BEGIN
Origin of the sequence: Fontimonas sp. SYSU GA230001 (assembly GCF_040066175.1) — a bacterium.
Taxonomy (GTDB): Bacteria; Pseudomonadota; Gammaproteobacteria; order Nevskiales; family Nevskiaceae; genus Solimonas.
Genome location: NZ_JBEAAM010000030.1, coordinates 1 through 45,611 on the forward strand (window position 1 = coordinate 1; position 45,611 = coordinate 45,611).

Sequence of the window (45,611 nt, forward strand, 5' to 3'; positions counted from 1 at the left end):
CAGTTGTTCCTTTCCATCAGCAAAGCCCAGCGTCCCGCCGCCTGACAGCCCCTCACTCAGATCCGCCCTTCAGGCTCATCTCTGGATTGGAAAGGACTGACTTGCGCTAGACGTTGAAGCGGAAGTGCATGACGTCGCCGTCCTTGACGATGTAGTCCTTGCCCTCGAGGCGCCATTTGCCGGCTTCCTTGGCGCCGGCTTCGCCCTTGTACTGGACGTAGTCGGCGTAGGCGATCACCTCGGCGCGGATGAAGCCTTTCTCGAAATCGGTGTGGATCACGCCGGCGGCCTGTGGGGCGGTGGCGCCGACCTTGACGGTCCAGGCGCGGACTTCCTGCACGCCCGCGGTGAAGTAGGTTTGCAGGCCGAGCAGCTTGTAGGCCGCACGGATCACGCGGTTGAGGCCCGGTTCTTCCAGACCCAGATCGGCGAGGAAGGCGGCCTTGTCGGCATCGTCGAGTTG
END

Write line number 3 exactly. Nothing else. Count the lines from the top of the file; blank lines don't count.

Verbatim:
Genome location: NZ_JBEAAM010000030.1, coordinates 1 through 45,611 on the forward strand (window position 1 = coordinate 1; position 45,611 = coordinate 45,611).